New Balsillie school will be 'functional, not fancy'
(By Greg Mercer, THE RECORD, January 8, 2008)
With a nod to the city's industrial past, and an eye to a green future, designers unveiled plans for an uptown school that aims to attract sharp minds from around the world.
To be built on land where whisky barrels used to roll, the Balsillie School of International Affairs will transform the empty Seagram's distillery site into a walkable, tree-lined campus with understated brick buildings, living roofs, a public auditorium and central courtyard.
"This is an institution that will go head to head with the rest of the world," declared Shirley Blumberg, principle architect for the project.
She's a partner in Toronto firm Kuwabara Payne McKenna Blumberg, the people who designed Kitchener City Hall and the Grand Valley Institute for Women.
Speaking at a packed open house at the Centre for International Governance Innovation last night, Blumberg said the school was designed to be "functional but not fancy," as per the wishes of its namesake and chief bankroller, Research In Motion co-CEO Jim Balsillie.
Balsillie is giving $33 million to the new school, while University of Waterloo and Wilfrid Laurier University will add $25 million over 10 years.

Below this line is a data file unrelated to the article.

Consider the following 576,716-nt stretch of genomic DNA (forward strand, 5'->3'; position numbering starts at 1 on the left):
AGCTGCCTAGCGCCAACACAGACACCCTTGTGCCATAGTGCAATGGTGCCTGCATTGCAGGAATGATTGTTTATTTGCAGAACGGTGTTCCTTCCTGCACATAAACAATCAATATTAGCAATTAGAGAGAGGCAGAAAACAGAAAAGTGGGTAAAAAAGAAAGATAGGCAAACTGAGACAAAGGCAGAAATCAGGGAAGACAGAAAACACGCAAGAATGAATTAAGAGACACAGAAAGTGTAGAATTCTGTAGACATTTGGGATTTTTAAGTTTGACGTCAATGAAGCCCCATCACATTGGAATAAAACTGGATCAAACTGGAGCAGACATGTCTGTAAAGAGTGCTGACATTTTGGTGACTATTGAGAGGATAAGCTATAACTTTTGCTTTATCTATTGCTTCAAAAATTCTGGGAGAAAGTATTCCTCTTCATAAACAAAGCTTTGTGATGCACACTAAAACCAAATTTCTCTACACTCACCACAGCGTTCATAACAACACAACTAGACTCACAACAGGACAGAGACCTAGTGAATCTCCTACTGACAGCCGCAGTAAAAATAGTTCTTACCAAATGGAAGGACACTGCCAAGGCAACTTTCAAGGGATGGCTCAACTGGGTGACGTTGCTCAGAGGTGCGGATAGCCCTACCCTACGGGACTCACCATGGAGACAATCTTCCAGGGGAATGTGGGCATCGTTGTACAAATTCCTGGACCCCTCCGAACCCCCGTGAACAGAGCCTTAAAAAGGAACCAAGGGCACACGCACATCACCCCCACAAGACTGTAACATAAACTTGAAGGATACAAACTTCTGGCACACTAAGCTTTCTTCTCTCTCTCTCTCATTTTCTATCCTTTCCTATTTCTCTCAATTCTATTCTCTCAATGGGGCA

The site, bordered by Erb Street, Caroline Street and Father David Bauer Drive, connects to the Centre for International Governance Innovation.
The project will be built in phases, with ground preparation beginning by the end of this year.
City council will be asked to approve the site's master plan on Feb. 23.
Although the economic downturn will affect the timing of later construction, the section housing the Balsillie school will be the first to be finished. It's designed to hold about 25 faculty, plus another 70 to 100 students.
Later plans call for another academic wing to hold other university programs, plus a proposed 12-storey building that would serve as housing for faculty and students and an underground parking garage.
The iconic Seagram's barrel pyramid may be moved from the site to make room for the new buildings, said project consultant Chris Pidgeon.
More than 100 residents crowded last night's meeting, but most questions revolved around how the school would affect traffic problems on surrounding streets.
To make Caroline Street more pedestrian-friendly, the city is looking at reducing the road from four lanes to two.
Most, though, seemed impressed with what designers were proposing.
"I've been involved with city planning for the past 40 years and this is the best plan I've seen in all that time," said Waterloo's John Shortreed.